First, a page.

Expanding the Toolbox for Computational Analysis in Rational Drug Discovery: Using Biomolecular Solvation to Predict Thermodynamic, Kinetic and Structural Properties of Protein-Ligand Complexes
Most biomolecular interactions occur in aqueous environment. Therefore, one must consider the interactions between proteins and water molecules when developing a drug molecule against a target protein. The study of these interactions is challenging using experimental techniques alone, therefore comp...
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|Summary:||Most biomolecular interactions occur in aqueous environment. Therefore, one must consider the interactions between proteins and water molecules when developing a drug molecule against a target protein. The study of these interactions is challenging using experimental techniques alone, therefore computer simulations are commonly used to study the molecular details of protein-water or ligand-water interactions.
In the first study presented in this doctoral dissertation (Chapter 2), the development, parameterization and testing of an approach is presented that can be used to calculate the solvation contribution in protein-ligand binding thermodynamics. The approach uses an extensive amount of molecular dynamics trajectories in conjunction with GIST calculations in order to obtain models that can predict relative protein-ligand solvation thermodynamics. In order to validate the approach, the model system thrombin is investigated using a set of 53 ligands with experimentally characterized protein-ligand structures and ITC profiles. We found that the binding thermodynamics of 186 congeneric pairs of ligands can be accurately described using our solvation-based models. The relative free energy of binding for these 186 pairs can be calculated from the desolvation free energy of the ligand molecules alone. Furthermore, complete thermodynamic profiles for protein-ligand binding reactions (i.e. free energy, enthalpy and entropy of binding) are accurately predicted by incorporating GIST solvent data from the unbound ligand as well as the protein-ligand complex.
In Chapter 3, the aforementioned approach is applied to develop a strategy that enables to equip drug molecules with a desired set of solvation thermodynamics properties. For this purpose, the thrombin ligands (same ligand series as in previous Chapter 2) and the corresponding GIST integrals are decomposed into smaller building block molecules. In the next step, the solvation thermodynamics for the building blocks in the ligand molecule as well as the solvation thermodynamics for the isolated building block in aqueous solution are calculated. We found greatly varying solvation thermodynamics for the different building blocks, demonstrating their potential to design ligands with a wide range of solvation characteristics. Also, we found that the building block decomposition of ligand molecules and the corresponding GIST integrals can be readily used to understand remote solvent structuring effects. These effects occur in the unbound ligand molecule and describe the enhanced solvent structuring on a building block in the ligand molecule due to the presence of another building block at a distal site of the ligand. Furthermore, we demonstrated that the fluorination of building blocks leads to an increased unfavorable desolvation free energy and thus disfavors binding for the presented dataset. The research presented in Chapter 2 and Chapter 3 was accomplished with the computer program Gips that was developed as part of this doctoral dissertation.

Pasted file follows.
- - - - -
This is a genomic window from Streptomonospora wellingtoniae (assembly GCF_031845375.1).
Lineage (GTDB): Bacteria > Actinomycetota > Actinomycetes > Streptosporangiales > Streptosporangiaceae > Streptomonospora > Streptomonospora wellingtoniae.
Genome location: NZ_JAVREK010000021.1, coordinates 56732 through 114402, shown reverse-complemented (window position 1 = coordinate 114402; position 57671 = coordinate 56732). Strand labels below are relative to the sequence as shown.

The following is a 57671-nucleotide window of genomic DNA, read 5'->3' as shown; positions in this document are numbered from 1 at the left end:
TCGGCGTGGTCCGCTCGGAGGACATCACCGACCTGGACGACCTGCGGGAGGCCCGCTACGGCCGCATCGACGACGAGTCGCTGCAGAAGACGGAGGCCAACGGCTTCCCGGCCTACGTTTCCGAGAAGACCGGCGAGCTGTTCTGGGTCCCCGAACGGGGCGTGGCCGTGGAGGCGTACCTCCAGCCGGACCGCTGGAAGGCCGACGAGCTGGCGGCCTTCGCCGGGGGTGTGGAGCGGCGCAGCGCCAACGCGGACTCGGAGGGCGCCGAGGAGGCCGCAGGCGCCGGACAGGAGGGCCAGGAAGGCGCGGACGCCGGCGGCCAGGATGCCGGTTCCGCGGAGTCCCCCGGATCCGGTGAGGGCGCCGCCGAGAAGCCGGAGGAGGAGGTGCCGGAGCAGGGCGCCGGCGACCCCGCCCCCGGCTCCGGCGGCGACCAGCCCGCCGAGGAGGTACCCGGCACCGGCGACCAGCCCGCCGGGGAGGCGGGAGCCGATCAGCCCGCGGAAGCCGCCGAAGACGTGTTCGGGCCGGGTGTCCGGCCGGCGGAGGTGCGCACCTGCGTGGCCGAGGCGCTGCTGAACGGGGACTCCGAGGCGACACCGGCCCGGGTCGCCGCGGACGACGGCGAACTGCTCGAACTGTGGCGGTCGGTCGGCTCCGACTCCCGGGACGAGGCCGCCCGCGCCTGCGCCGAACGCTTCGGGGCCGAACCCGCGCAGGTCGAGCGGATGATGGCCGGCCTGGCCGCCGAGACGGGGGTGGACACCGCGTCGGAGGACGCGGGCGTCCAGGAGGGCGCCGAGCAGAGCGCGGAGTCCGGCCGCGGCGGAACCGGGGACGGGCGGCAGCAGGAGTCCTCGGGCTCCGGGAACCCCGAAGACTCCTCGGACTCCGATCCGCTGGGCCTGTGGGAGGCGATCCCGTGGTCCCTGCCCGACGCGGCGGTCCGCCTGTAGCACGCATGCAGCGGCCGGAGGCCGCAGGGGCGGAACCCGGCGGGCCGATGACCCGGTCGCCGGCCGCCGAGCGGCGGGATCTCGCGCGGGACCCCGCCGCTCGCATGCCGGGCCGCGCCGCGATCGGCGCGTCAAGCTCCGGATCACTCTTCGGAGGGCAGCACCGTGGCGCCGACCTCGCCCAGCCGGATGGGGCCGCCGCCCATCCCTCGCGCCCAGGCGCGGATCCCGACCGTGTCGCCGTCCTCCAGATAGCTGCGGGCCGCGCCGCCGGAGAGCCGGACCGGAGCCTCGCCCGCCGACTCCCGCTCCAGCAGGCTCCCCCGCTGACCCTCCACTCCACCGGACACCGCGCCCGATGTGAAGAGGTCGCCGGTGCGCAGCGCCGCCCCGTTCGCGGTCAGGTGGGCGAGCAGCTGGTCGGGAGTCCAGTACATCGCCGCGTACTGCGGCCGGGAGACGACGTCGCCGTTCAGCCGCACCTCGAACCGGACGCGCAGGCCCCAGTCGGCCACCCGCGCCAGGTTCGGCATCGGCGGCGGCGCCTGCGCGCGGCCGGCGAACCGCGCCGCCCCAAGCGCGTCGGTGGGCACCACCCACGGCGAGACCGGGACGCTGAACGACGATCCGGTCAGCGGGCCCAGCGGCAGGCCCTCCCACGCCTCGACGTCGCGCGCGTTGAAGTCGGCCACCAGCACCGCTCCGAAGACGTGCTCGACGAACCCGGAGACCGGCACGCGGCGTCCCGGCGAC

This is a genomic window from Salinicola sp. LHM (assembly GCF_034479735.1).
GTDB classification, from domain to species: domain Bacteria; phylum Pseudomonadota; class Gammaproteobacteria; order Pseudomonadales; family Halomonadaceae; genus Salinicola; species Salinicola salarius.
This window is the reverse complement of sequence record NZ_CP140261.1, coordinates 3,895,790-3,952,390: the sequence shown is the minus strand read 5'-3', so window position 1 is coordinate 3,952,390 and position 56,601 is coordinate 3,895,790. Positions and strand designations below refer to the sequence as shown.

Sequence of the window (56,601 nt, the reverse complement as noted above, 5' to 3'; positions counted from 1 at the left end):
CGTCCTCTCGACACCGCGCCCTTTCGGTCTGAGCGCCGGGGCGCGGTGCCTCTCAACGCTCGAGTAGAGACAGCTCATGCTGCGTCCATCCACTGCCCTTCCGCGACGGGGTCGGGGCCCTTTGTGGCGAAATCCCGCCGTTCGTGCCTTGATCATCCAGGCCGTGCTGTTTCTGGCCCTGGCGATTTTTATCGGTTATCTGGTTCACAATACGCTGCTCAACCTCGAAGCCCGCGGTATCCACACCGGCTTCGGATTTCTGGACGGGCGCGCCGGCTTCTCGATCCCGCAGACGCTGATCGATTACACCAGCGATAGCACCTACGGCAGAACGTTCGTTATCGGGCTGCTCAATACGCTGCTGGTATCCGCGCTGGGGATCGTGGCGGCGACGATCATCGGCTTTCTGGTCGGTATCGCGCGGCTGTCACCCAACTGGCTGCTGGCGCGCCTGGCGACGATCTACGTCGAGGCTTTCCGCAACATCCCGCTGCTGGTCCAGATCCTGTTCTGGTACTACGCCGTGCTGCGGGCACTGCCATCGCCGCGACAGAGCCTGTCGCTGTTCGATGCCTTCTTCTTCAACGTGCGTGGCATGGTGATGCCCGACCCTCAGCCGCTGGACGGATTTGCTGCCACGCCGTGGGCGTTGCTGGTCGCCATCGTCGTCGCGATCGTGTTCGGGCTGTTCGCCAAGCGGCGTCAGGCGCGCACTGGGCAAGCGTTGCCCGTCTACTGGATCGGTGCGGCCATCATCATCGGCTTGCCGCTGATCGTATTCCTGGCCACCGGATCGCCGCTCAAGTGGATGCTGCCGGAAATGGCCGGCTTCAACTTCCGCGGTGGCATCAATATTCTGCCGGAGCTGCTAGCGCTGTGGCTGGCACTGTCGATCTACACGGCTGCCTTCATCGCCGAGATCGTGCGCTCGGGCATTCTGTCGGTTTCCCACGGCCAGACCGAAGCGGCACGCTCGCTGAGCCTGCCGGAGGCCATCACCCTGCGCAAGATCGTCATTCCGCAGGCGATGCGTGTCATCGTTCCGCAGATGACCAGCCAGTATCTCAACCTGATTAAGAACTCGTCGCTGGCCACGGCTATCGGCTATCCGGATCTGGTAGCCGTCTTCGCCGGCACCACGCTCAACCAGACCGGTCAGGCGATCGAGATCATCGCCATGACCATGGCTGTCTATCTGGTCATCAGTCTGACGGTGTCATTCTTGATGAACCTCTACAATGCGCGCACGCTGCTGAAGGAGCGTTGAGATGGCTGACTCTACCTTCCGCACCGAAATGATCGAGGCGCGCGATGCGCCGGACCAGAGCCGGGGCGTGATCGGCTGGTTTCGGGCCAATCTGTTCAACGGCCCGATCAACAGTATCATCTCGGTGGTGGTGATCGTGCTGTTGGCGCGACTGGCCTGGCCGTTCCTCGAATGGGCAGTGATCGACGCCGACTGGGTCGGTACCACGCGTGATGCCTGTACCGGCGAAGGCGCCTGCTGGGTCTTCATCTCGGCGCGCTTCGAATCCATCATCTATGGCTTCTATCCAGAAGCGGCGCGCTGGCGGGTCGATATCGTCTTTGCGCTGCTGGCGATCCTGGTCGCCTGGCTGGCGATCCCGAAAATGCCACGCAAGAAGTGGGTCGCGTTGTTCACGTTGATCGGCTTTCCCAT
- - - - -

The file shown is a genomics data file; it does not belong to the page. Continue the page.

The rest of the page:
In the following Chapter 4, the mechanism and time scale of desolvation is being analyzed for the protein-ligand dissociation reaction of trypsin and thrombin in complex with benzamidine and N amidinopiperidine. The analysis is carried out using umbrella sampling free energy calculations and LoCorA calculations. The LoCorA approach is a method for the analysis of residence times of water molecules on the surface of amino acids. It was found that water molecules reside approximately 1.3 ns in the binding pocket of thrombin, whereas in trypsin they are residing one order of magnitude shorter (0.3 ns). This difference is explained with special solvent channels that connect the interior of the binding pocket to bulk solvent environment. The solvent channels are present in thrombin but not in trypsin. Furthermore, the selectivity profiles of benzamidine and N amidinopiperidine are related to a solvent-mediated free energy barrier that is present in thrombin but not trypsin. Also due to the presence of the solvent channels, the water molecules show similar residence time for both complexes in the case of thrombin but differing residence times in the case of the two trypsin complexes. The LoCorA approach is implemented in the computer program LoCorA (same name as the approach itself), which was developed as part of this doctoral dissertation.
In the course of this doctoral dissertation, further computational studies were carried out in combination with experimental ones. These can be found in chapter 5 of this dissertation. Each of these studies is preceded by a separate abstract and a statement concerning the author contribution.|
|Physical Description:||203 Pages|